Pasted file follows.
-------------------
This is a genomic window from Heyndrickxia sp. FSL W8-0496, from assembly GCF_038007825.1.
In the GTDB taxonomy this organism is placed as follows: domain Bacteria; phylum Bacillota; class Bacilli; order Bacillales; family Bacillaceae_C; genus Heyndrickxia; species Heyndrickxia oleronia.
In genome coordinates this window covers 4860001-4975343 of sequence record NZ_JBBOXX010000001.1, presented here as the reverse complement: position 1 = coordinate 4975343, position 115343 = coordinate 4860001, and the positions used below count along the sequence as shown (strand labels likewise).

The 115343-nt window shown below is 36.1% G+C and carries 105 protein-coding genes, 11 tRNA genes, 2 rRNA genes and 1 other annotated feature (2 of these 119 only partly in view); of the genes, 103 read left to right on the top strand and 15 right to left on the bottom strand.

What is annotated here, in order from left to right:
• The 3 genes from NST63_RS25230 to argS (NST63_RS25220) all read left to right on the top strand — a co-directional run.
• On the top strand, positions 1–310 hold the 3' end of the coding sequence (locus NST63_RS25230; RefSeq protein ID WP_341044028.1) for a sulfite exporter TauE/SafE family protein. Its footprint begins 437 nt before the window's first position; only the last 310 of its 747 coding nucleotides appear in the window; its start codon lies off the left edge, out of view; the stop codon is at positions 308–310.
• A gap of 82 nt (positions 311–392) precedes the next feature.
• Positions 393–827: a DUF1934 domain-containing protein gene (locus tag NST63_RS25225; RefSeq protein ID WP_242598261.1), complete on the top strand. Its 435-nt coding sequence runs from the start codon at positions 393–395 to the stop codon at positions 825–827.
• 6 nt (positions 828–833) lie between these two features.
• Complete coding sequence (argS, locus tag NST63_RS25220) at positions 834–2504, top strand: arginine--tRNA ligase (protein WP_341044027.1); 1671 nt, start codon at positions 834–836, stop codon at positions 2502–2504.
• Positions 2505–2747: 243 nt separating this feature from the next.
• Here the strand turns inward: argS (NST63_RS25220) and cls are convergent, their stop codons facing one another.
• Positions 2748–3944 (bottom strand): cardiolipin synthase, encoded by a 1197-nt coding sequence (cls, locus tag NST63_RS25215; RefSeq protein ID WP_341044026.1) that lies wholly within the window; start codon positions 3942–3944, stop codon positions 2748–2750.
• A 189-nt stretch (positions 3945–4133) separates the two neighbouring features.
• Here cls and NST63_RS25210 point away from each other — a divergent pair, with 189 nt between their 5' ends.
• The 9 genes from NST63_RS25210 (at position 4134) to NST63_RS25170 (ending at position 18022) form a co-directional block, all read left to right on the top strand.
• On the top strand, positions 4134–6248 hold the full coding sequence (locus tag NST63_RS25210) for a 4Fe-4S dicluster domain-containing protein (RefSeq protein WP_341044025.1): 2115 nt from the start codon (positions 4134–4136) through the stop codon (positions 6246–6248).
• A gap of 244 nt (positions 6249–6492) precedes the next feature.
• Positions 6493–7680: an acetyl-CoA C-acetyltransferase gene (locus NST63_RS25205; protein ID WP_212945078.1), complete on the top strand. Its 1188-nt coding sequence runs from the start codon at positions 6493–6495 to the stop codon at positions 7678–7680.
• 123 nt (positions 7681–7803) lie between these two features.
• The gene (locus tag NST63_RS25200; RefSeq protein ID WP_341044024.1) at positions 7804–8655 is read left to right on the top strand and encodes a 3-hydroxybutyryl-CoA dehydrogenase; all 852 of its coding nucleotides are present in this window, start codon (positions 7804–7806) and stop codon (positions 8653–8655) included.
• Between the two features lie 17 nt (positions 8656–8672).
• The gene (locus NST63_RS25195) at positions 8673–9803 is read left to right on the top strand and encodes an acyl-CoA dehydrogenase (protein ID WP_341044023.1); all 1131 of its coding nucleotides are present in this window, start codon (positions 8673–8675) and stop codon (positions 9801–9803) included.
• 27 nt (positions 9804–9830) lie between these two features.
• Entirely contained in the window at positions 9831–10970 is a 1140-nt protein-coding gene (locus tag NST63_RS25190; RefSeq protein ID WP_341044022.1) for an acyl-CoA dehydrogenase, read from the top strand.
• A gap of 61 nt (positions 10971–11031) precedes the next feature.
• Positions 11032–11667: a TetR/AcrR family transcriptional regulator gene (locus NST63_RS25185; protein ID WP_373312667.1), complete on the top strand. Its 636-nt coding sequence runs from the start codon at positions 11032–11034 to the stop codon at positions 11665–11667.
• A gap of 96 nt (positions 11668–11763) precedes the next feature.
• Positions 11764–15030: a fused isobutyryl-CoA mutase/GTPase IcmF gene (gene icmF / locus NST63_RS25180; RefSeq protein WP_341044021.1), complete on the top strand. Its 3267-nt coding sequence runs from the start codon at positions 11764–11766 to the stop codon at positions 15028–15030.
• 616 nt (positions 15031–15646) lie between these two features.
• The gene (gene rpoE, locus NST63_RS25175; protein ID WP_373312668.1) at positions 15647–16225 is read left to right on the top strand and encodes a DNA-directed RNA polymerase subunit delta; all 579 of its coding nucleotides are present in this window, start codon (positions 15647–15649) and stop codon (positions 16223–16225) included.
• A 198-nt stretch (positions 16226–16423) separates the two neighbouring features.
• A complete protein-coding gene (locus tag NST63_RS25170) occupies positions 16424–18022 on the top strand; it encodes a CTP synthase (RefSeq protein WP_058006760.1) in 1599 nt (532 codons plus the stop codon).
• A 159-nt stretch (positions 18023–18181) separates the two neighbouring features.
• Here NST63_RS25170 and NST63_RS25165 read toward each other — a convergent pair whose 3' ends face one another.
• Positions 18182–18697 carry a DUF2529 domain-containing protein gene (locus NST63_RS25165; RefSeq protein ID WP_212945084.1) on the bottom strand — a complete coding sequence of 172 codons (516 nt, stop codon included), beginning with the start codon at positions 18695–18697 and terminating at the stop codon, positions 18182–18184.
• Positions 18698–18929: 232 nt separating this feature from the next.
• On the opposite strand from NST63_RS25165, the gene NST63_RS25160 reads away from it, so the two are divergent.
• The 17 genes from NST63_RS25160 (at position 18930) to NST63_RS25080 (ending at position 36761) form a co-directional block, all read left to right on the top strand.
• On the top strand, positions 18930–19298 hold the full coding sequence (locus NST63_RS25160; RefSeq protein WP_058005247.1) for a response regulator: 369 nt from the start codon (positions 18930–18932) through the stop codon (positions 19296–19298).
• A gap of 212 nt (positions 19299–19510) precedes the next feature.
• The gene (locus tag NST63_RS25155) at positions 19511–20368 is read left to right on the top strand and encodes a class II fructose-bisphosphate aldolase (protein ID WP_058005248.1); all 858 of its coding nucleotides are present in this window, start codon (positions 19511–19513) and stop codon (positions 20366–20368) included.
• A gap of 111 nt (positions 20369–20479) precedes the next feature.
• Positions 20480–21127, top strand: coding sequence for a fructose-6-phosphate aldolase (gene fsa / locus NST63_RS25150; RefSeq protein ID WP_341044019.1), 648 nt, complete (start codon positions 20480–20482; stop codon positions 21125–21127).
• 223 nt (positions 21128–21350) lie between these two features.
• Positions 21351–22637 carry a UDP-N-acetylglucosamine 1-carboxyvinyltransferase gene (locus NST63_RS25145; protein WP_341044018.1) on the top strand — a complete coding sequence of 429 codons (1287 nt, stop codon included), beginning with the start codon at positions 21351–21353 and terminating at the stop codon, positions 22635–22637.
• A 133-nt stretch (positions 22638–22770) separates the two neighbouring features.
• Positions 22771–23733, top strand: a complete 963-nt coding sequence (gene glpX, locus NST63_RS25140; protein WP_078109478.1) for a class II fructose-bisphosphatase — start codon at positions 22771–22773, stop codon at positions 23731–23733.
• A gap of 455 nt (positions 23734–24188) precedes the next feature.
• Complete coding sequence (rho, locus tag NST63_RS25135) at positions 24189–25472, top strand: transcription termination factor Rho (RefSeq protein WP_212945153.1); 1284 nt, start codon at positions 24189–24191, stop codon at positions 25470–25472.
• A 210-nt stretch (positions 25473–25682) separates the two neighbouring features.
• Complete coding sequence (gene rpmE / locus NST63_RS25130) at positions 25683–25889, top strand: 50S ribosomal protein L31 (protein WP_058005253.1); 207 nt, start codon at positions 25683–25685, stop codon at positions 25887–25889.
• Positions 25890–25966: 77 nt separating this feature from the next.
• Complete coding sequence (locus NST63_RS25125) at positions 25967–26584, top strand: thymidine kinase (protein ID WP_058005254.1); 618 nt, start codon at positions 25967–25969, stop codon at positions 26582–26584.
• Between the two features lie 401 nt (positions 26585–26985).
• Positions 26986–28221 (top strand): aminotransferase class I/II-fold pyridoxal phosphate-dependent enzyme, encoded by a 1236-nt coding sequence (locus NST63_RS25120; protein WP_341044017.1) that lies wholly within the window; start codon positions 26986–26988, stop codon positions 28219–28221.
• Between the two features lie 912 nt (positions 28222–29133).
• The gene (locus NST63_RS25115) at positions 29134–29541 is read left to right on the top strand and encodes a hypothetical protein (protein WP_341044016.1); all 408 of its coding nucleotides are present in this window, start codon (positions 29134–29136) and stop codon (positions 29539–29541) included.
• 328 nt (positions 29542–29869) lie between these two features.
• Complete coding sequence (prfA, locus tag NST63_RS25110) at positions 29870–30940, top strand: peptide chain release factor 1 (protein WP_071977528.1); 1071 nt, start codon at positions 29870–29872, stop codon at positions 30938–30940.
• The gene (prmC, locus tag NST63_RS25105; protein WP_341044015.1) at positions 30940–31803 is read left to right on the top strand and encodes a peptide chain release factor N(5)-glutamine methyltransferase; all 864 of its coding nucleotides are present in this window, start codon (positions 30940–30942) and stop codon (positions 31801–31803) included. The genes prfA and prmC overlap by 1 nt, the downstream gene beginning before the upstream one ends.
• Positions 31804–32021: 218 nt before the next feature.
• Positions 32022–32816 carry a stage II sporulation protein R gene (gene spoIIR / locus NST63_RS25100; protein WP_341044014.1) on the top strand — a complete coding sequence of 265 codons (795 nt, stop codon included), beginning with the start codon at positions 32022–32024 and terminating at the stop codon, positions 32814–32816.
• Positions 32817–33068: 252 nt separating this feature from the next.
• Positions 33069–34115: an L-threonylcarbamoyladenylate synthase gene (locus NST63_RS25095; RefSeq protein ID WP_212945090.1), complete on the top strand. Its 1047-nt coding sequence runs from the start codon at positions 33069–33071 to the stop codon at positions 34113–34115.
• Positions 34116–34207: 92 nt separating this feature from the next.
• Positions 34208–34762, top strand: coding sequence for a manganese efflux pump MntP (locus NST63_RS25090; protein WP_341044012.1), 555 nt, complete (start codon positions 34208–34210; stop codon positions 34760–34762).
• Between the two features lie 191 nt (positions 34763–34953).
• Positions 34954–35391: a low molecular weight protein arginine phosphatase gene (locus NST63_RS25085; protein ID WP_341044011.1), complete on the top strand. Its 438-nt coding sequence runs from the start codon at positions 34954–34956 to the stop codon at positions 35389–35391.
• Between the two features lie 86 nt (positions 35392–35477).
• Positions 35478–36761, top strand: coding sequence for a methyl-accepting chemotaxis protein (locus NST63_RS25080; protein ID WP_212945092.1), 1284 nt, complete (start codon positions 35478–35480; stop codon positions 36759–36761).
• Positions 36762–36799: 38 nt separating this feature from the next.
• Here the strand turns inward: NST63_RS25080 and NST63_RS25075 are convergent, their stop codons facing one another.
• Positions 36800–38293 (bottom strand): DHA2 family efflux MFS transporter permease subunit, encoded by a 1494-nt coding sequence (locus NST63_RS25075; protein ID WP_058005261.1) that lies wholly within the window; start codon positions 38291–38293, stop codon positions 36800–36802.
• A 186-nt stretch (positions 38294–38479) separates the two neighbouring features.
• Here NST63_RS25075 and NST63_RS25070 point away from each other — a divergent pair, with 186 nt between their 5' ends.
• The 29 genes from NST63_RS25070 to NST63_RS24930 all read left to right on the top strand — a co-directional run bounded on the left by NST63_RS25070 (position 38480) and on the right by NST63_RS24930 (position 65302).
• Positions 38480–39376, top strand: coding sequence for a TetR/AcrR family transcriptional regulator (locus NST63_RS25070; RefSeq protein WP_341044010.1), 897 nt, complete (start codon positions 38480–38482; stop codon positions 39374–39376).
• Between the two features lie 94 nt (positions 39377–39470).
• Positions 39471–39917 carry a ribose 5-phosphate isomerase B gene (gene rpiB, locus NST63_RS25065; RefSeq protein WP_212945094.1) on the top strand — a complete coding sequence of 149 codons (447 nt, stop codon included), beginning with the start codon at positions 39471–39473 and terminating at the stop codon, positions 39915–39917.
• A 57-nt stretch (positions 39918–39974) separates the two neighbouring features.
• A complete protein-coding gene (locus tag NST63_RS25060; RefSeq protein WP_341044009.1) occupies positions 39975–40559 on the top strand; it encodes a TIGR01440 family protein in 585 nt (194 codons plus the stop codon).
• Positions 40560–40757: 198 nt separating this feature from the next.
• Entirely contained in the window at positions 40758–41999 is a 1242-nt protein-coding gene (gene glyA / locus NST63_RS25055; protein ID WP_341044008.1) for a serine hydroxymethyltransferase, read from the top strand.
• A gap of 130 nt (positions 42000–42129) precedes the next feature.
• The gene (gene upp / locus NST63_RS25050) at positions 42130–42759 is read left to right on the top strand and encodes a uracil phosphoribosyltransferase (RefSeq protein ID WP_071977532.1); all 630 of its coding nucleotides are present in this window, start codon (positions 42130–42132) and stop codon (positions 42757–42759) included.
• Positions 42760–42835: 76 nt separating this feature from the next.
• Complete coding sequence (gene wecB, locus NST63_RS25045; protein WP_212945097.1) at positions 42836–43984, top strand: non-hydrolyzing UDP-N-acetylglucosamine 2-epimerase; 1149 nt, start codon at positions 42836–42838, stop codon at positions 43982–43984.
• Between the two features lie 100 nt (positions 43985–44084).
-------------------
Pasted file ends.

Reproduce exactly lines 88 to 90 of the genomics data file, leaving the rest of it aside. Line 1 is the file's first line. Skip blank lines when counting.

• Positions 42760–42835: 76 nt separating this feature from the next.
• Complete coding sequence (gene wecB, locus NST63_RS25045; protein WP_212945097.1) at positions 42836–43984, top strand: non-hydrolyzing UDP-N-acetylglucosamine 2-epimerase; 1149 nt, start codon at positions 42836–42838, stop codon at positions 43982–43984.
• Between the two features lie 100 nt (positions 43985–44084).